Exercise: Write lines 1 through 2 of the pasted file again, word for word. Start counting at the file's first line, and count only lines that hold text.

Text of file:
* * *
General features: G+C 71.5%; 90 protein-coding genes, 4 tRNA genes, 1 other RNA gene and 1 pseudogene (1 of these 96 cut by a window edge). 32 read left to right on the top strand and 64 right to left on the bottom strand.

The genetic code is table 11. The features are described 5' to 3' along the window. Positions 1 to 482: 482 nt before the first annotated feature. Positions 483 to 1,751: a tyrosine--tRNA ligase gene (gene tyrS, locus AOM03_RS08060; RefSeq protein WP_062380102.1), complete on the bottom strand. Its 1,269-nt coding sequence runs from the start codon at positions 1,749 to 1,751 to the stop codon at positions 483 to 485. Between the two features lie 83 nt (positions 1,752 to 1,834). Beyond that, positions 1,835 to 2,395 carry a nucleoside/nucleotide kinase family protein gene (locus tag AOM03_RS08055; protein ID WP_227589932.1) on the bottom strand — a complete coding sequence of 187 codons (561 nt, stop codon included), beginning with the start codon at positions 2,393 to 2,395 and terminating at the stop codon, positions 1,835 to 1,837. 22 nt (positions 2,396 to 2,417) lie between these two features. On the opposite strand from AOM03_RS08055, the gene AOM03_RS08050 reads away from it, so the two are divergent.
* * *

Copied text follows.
General features: G+C 71.5%; 90 protein-coding genes, 4 tRNA genes, 1 other RNA gene and 1 pseudogene (1 of these 96 cut by a window edge). 32 read left to right on the top strand and 64 right to left on the bottom strand.

The genetic code is table 11. The features are described 5' to 3' along the window. Positions 1 to 482: 482 nt before the first annotated feature. Positions 483 to 1,751: a tyrosine--tRNA ligase gene (gene tyrS, locus AOM03_RS08060; RefSeq protein WP_062380102.1), complete on the bottom strand. Its 1,269-nt coding sequence runs from the start codon at positions 1,749 to 1,751 to the stop codon at positions 483 to 485. Between the two features lie 83 nt (positions 1,752 to 1,834). Beyond that, positions 1,835 to 2,395 carry a nucleoside/nucleotide kinase family protein gene (locus tag AOM03_RS08055; protein ID WP_227589932.1) on the bottom strand — a complete coding sequence of 187 codons (561 nt, stop codon included), beginning with the start codon at positions 2,393 to 2,395 and terminating at the stop codon, positions 1,835 to 1,837. 22 nt (positions 2,396 to 2,417) lie between these two features. On the opposite strand from AOM03_RS08055, the gene AOM03_RS08050 reads away from it, so the two are divergent.